On taxes, Obama waxed political: "What I'm trying to do is create a sense of balance and fairness in our tax code." McCain showed an understanding of what drives a free economy: "I don't want to take any money from the rich. I want everybody to get rich. I don't believe in class warfare or redistribution of the wealth."
To any honest observer, the differences between John McCain and Barack Obama have been evident all along. What we saw last weekend was Obama's shallowness juxtaposed with McCain's depth, the product of his extraordinary life experience.
It may not have been a debate, but it was one of the most lopsided political contests in memory. No wonder Obama wants to keep debate formats boring and predictable.
Obama's Rapid Response Backfires
By INVESTOR'S BUSINESS DAILY Posted Monday, August 18, 2008 4:20 PM PT
Election '08: Barack Obama's fierce attack on Jerome Corsi's best-selling book, "The Obama Nation," has backfired. He has been forced to confirm things he'd hoped would stay buried.
Read More: Election 2008
Obama, for example, for the first time has acknowledged that the mysterious "Frank" in his 1995 autobiography, "Dreams From My Father," is in fact Communist Party USA member Frank Marshall Davis, who during the height of the Cold War was investigated by both the FBI and Congress as a pawn of Moscow.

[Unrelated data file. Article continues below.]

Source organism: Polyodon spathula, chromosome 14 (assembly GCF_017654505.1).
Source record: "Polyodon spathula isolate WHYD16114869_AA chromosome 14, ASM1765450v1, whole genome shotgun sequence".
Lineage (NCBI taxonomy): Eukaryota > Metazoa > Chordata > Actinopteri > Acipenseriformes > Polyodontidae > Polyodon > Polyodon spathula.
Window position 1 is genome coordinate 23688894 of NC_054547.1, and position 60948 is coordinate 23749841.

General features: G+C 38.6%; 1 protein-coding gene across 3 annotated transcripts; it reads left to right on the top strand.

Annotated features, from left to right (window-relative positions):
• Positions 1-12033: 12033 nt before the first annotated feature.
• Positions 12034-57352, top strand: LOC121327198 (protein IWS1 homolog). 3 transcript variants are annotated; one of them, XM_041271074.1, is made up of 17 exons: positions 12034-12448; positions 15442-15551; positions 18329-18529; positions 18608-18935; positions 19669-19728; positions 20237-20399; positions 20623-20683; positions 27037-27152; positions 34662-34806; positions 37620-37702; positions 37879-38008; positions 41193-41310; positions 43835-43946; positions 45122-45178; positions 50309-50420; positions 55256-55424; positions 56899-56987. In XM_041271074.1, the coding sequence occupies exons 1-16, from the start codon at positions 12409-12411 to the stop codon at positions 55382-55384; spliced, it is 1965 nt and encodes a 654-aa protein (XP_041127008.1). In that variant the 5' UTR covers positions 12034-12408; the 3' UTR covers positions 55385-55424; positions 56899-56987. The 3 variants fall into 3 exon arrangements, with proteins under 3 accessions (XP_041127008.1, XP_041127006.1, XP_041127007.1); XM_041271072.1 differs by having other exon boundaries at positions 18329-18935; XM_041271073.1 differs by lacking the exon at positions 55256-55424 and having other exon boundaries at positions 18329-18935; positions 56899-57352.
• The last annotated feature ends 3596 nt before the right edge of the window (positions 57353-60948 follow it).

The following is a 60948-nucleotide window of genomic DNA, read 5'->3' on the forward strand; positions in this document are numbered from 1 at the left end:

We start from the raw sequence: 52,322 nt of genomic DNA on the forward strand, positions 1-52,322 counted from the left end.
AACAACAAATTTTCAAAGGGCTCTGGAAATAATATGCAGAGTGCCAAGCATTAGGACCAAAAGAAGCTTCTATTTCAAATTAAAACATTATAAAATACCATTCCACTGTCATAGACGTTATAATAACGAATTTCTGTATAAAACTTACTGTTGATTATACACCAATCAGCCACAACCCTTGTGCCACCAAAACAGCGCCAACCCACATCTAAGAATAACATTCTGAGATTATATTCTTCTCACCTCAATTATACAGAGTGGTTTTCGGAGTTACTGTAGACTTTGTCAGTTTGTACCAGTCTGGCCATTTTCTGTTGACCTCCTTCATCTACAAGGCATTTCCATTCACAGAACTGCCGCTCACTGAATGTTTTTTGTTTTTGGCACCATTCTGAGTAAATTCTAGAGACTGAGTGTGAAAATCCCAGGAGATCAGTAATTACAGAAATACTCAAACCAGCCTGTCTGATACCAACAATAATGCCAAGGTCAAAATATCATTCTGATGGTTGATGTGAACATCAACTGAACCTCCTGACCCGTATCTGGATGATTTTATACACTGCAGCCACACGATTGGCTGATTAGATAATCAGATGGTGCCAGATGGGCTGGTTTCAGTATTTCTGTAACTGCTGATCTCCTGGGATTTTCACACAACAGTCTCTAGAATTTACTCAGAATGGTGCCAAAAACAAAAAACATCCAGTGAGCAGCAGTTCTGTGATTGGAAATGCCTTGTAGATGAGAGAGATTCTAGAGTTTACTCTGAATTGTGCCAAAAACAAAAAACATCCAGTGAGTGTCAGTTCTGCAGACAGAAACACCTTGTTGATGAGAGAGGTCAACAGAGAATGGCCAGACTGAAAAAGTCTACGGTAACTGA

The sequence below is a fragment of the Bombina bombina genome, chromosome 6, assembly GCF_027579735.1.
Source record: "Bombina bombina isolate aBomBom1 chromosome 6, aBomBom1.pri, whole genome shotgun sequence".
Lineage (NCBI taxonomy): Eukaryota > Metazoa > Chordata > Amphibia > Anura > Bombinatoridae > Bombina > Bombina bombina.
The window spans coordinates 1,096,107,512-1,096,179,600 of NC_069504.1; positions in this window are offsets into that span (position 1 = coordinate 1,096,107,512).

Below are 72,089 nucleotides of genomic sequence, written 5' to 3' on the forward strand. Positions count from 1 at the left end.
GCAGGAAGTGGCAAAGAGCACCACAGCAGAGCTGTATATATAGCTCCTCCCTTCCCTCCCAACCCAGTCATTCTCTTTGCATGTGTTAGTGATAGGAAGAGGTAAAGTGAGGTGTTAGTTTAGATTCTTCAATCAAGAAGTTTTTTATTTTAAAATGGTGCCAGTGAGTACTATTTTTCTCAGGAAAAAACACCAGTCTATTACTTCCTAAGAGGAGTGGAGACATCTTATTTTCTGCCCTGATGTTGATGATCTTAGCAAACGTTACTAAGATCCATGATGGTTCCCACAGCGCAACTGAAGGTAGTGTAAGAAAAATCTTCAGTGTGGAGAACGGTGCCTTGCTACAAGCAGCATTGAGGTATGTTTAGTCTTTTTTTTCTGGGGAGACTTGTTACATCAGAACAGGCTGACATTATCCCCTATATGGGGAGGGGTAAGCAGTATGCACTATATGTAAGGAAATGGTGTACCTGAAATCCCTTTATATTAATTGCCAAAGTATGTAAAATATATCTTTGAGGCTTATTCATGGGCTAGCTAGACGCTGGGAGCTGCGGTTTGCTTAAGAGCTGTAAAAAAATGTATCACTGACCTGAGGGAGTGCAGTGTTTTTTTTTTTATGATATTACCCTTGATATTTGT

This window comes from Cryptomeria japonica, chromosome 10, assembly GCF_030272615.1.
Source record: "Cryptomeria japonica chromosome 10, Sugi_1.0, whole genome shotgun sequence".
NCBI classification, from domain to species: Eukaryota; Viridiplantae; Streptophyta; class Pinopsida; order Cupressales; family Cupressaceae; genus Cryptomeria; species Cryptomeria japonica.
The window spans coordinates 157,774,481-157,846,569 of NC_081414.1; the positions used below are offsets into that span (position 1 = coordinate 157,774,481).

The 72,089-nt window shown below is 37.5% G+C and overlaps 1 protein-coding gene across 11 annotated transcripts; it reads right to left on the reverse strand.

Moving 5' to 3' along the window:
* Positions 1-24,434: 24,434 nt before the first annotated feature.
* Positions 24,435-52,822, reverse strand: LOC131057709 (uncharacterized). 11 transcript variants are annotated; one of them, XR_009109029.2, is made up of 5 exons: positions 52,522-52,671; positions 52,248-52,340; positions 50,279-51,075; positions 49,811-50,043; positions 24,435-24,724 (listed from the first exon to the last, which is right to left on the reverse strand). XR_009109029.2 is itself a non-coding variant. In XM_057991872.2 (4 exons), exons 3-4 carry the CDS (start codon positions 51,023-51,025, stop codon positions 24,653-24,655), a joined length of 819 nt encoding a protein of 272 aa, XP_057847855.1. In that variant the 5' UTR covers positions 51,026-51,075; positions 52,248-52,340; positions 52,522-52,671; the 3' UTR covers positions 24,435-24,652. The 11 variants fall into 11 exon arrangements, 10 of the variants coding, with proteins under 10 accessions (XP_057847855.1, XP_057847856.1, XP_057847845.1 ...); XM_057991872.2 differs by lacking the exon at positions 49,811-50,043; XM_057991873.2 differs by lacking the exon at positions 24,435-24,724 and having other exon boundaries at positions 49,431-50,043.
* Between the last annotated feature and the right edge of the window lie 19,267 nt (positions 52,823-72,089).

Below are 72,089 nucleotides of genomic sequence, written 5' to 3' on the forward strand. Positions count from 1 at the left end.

As we've noted, the late Davis was Obama's early mentor with whom he shared whiskey and rage while growing up in Hawaii. The militant black poet influenced the young Obama's decision to become a pro-labor community organizer and agitator in his hometown of Chicago.
Corsi writes about Davis in his critical new book, "The Obama Nation," which has hit No. 1 on the New York Times best-seller list. In an unusual 40-page rebuttal posted on his campaign Web site, Obama tries to smear the entire book as a "series of lies."
Only, Corsi's book is basically a critique of Obama's own first book, "Dreams From My Father," written in 1995. It finds hole after hole in the narrative. Dates don't add up. Stories don't square with reality. Identities of central characters like Davis are hidden from view.
In his angrily worded report, Obama attempts to play down the influence Corsi says Davis had on him. But he doesn't dispute anything the book documents about Davis' un-American activities with the Soviets.
Instead, Obama takes issue with Corsi claiming Davis' angry poems provided "a voice for Obama's black rage." He calls it a "lie."
In fact, Obama's own words appear to support the claim. On Page 171 of "Dreams," Obama flies into a fit over chronic black poverty in Chicago's South Side, blaming whites who took flight to the crime-free suburbs and took jobs with them. He's overcome by the same black rage Davis radiated in his Waikiki bungalow years earlier.